In the same area, you’ll find the Jeronimos monastery, another UNESCO World Heritage site. Just like the Belem tower, the building from the outside is wonderful, inside the building is nice too, but a bit less. It was built in the 16th century thanks to the wealth brought by the Portuguese explorers. It’s really impressing but it’s crowded, and the wait is long to get in. Click here to buy a skip-the-line ticket. In the same area, there’s the monument of the discoveries but I didn’t go.
If you can do it, I suggest you to take tram 28, a mythical yellow tram in Lisbon. It goes through the historical center, beautiful narrow streets and very beautiful places in the city. Be careful though, this tram is popular and often crowded. Moreover, there are pickpockets in the tram. Keep an eye open, and don’t forget to buy travel insurance!
Other things to do in Lisbon
There are so many places to see and things to do. I didn’t go but you should see Cristo Rei, that’s the Christ the Redeemer of Lisbon! You need to cross the 25 de Abril bridge, or take a ferry at the Cais do Sodré train station. Take some time to have a walk in Alfama, the only area not impacted by the 1755 earthquake. Go see Igreja de Sao Roque, a wonderful church!
If you want to party or have a drink, go to Bairro Alto. There are many bars and the prices are not outrageous. If you have time, go to Sintra, about 30km (20 miles) away. The Sintra castle is wonderful. There’s also Cascais and its beautiful beaches about 30km away from Lisbon. Click here for more information.
Activities in Lisbon
If you want to, you can go to a private walking tour in Lisbon. Click here for more info. You can also admire a sunset on the Tagus river. Click here for more info. If you want to, it’s possible to go on a electric bike tour. Click here for more info. You can also go see a fado show. Fado is a popular Portuguese singing. Click here for more info. If you’re into street art, there’s a street art walking tour. Click here for more info. Finally, you can go to the Lisbon Oceanarium. Click here for more info.
What to eat in Lisbon
Wanna eat well in Lisbon? First go to the Timeout market, a huge food court with dozens of stalls. Cold meats, burgers, woks, tapas… You have plenty of options, and people love it! Otherwise you have many options all over the city. You’ll find everywhere dishes with bacalhau (codfish), grilled sardines, and of course the famous pastel de nata, the typical Portuguese custard tart.
To taste the original recipe, go to Pasteis de Belem, close to the Jeronimos monastery. They use the same recipe since 1837! FYI, there’s often a long line! Regarding drinks, you cannot miss the sangria (red wine and chopped fruit). They also drink a lot of porto and ginjinha, a cherry liqueur. Click here to enjoy a food and wine walking tour in Lisbon.
There’s something you need to know when you go to the restaurant : they put snacks on the table. They’ll charge you if you eat them. If you don’t want them, you can refuse them.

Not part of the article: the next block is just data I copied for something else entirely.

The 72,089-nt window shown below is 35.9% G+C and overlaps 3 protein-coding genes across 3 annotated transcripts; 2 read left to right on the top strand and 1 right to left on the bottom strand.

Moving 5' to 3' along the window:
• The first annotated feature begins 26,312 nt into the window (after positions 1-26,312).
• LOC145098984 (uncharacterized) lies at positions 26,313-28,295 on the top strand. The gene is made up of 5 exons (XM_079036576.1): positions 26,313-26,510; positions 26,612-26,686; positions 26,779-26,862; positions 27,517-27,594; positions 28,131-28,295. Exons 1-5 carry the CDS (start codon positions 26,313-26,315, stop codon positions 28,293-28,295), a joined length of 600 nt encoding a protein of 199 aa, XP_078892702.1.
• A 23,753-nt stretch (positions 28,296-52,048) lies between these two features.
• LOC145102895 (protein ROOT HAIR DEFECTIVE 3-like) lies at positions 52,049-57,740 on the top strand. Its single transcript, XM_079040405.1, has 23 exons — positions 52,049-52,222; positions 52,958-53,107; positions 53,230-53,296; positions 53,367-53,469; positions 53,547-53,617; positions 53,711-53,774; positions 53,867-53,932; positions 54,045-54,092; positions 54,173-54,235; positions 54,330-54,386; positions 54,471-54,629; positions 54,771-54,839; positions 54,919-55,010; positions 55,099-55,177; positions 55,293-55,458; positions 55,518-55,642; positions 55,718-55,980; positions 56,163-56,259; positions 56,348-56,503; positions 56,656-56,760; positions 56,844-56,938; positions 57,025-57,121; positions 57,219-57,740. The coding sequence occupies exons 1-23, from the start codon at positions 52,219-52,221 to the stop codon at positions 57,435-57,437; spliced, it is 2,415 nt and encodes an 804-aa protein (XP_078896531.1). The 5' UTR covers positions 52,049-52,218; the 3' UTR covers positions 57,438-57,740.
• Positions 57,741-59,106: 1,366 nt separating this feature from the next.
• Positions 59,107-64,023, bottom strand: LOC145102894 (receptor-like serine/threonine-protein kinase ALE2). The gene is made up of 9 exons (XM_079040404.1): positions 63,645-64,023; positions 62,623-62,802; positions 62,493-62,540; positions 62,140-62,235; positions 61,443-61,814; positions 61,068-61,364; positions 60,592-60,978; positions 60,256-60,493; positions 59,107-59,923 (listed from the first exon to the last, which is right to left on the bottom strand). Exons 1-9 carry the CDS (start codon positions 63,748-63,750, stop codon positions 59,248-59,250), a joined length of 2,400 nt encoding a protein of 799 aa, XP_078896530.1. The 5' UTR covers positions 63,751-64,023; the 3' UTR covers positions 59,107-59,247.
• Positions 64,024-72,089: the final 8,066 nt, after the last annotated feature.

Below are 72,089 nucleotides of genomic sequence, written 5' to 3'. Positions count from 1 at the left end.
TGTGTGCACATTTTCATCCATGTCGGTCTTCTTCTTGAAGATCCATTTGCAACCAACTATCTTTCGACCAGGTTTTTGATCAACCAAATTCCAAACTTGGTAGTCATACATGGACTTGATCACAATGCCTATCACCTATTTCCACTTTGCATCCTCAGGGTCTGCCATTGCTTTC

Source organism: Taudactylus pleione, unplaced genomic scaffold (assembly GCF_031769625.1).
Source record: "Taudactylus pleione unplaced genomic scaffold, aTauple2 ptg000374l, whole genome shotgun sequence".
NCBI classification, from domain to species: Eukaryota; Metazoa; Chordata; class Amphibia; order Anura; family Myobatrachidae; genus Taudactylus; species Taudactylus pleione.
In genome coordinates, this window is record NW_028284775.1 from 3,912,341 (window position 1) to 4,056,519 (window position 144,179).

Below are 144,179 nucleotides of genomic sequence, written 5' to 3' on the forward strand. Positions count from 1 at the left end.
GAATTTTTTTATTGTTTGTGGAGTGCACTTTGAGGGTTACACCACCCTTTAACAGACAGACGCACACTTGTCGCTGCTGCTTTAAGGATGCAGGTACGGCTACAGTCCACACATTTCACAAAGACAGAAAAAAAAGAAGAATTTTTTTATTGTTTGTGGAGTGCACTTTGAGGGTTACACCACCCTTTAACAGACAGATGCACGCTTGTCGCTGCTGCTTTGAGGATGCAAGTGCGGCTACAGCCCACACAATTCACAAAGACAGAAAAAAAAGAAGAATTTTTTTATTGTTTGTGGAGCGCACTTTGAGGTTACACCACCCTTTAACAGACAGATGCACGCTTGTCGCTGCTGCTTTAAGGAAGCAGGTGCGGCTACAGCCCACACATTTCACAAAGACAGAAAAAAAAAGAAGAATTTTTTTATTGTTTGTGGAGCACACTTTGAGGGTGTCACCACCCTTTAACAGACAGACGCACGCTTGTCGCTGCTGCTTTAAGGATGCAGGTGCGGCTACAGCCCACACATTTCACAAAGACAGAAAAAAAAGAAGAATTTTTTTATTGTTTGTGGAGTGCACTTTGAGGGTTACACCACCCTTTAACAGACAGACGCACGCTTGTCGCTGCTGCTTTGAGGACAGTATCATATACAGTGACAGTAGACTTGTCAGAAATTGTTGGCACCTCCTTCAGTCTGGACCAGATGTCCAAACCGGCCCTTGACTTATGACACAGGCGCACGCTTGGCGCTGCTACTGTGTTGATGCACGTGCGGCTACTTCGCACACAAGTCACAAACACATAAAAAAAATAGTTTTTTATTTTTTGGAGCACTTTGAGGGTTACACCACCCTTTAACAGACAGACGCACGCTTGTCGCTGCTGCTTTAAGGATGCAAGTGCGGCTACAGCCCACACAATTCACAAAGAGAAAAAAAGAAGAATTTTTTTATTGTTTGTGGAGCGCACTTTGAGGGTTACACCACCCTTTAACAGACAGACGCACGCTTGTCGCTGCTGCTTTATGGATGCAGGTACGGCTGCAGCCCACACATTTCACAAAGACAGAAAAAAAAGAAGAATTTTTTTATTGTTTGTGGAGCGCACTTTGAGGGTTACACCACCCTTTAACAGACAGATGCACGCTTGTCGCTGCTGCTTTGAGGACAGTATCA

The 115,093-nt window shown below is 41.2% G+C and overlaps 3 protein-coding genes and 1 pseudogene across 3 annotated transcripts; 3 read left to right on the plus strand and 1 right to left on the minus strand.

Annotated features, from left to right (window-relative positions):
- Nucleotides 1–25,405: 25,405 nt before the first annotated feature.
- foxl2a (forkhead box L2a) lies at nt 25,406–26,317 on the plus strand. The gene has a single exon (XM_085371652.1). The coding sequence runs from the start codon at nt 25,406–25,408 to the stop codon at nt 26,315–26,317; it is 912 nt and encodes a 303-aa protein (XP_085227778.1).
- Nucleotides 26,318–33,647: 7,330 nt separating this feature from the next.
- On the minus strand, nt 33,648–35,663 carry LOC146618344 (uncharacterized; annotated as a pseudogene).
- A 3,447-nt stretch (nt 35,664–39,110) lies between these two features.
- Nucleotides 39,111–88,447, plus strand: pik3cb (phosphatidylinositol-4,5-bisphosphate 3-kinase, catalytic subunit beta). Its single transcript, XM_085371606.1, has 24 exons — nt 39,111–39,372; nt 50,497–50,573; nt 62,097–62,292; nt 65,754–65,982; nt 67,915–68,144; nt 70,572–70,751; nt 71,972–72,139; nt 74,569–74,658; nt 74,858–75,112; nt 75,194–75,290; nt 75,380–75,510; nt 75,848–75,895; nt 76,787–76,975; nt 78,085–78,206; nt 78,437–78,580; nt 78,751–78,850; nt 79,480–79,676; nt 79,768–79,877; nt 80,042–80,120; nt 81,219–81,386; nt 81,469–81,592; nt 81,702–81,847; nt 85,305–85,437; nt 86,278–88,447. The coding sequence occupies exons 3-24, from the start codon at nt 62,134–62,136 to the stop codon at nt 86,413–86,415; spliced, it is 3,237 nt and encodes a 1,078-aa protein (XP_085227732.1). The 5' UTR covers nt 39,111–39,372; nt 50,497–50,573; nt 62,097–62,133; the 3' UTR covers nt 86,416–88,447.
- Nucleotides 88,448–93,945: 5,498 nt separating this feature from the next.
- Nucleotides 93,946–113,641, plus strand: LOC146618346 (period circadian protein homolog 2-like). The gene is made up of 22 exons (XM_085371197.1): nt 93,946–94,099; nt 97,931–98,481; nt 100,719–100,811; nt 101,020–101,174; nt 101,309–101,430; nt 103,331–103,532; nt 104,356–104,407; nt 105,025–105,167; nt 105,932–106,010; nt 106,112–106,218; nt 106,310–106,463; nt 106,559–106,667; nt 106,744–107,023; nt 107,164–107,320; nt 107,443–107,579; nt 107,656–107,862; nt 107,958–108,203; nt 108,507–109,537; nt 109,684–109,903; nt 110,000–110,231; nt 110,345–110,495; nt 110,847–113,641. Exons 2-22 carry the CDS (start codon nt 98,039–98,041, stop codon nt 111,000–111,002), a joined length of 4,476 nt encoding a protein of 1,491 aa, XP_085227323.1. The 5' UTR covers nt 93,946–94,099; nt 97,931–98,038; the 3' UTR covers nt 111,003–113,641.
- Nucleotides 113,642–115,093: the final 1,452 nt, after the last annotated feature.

I really enjoyed my 3 days in Lisbon and I understand why its popularity skyrocketed the last few years. If you have the opportunity to go, don’t hesitate!
How to get to Lisbon
There are many flights going to Lisbon. Click here to check the flight prices to go there.
How to get around in Lisbon
Lisbon is not a big city but it’s not possible to see everything by foot. First off, there are uphill slopes and descents. Plus the Belem tower among others is further. You’ll also have to use public transportation. The city is well served thanks to its metro and all the trams.
The simple thing to do is to get the Lisboa Card. You get unlimited access to public transportation during 24, 48 or 72 hours. Moreover, you get free admission to many attractions with the Lisboa Card : the Santa Justa lift, the Belem tower, the Jeronimos monastery… Click here to buy your card.
Where to stay in Lisbon
There are many options in Lisbon. If you’re traveling on a budget, I suggest you to stay at the Goodmorning Solo Traveller Hostel. Click here to book your stay. For a mid-range hotel, I recommend the Hotel Da Baixa. Click here to book your stay. For a luxury hotel, the best option in Lisbon is the Santiago de Alfama. Click here to book your stay. Otherwise click here to check the hotels available in Lisbon.
Best time to visit Lisbon
When the weather is nice, which means almost anytime! Seriously, May/June or September/October are the best months to go there. The weather is nice and it’s not too crowded. Lisbon is packed in July and August.
Lisbon travel tips
- Traveling soon? Check out my travel resources page! This list of travel accessories can also be useful for you!
- Never ever travel without a travel insurance! Here’s why you should buy travel insurance!
- Want a tailor-made trip to Portugal? Click here to get a free quote!
- Always use a VPN when traveling! I use ExpressVPN and I love it! Here’s why use a VPN when traveling!
- Keep an eye open, there are pickpockets, especially in tram 28!
- Some locals can come up to you in the street to ask if you want some drugs. Cocaine or weed mostly. Just ignore them, they’re not dangerous.